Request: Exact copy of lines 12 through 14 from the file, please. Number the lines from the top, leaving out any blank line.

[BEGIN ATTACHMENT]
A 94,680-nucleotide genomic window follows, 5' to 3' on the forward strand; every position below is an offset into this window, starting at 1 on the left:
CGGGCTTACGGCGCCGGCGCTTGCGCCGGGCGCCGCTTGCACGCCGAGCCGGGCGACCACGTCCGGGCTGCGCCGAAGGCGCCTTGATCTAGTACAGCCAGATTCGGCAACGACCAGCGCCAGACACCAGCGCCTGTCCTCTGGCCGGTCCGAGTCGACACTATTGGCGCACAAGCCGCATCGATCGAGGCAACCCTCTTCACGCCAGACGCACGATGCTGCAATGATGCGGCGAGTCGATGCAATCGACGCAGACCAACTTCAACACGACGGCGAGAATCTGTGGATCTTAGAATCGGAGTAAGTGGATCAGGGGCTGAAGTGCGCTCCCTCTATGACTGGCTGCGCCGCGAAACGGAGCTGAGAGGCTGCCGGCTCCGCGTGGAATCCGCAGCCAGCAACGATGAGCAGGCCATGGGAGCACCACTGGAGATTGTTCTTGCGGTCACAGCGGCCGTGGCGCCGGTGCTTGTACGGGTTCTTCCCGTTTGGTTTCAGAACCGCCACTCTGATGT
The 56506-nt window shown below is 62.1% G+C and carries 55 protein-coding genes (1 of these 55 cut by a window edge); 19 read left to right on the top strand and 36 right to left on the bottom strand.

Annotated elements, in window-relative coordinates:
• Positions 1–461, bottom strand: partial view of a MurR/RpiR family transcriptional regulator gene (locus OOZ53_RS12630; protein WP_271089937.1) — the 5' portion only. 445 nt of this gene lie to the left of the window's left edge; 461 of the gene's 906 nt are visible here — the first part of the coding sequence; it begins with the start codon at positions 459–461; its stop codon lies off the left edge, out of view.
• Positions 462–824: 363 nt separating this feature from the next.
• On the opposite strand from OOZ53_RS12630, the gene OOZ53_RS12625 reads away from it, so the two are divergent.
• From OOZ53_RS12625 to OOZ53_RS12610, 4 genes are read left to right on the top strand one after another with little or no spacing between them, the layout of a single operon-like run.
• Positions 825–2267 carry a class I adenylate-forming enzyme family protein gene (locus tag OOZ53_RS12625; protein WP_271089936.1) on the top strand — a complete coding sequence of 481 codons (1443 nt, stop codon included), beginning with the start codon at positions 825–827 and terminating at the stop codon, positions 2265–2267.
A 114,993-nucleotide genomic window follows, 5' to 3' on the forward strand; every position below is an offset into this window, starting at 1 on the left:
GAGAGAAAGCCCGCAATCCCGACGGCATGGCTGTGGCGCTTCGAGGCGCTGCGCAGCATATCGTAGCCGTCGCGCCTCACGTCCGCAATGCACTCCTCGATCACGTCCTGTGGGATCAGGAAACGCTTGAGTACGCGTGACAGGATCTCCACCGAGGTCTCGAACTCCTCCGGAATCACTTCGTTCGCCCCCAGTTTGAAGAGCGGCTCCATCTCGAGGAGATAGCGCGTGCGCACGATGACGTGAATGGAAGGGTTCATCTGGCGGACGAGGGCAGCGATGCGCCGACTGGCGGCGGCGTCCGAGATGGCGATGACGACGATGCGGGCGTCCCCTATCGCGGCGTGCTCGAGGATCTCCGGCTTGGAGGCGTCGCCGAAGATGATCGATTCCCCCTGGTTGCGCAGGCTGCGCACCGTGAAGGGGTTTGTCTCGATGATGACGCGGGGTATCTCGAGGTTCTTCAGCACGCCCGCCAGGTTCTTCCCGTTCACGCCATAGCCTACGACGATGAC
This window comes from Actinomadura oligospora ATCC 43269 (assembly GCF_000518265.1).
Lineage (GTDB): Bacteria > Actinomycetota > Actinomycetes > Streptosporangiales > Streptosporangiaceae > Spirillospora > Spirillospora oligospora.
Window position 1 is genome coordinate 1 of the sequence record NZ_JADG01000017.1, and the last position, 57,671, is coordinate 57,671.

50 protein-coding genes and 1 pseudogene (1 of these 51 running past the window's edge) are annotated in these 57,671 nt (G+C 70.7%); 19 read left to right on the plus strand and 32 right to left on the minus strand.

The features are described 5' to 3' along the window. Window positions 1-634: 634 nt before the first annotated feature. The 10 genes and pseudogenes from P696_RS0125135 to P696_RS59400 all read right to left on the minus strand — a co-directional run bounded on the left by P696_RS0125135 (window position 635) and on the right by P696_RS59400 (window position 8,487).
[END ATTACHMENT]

This window comes from Actinomadura oligospora ATCC 43269 (assembly GCF_000518265.1).
Lineage (GTDB): Bacteria > Actinomycetota > Actinomycetes > Streptosporangiales > Streptosporangiaceae > Spirillospora > Spirillospora oligospora.
Window position 1 is genome coordinate 1 of the sequence record NZ_JADG01000017.1, and the last position, 57,671, is coordinate 57,671.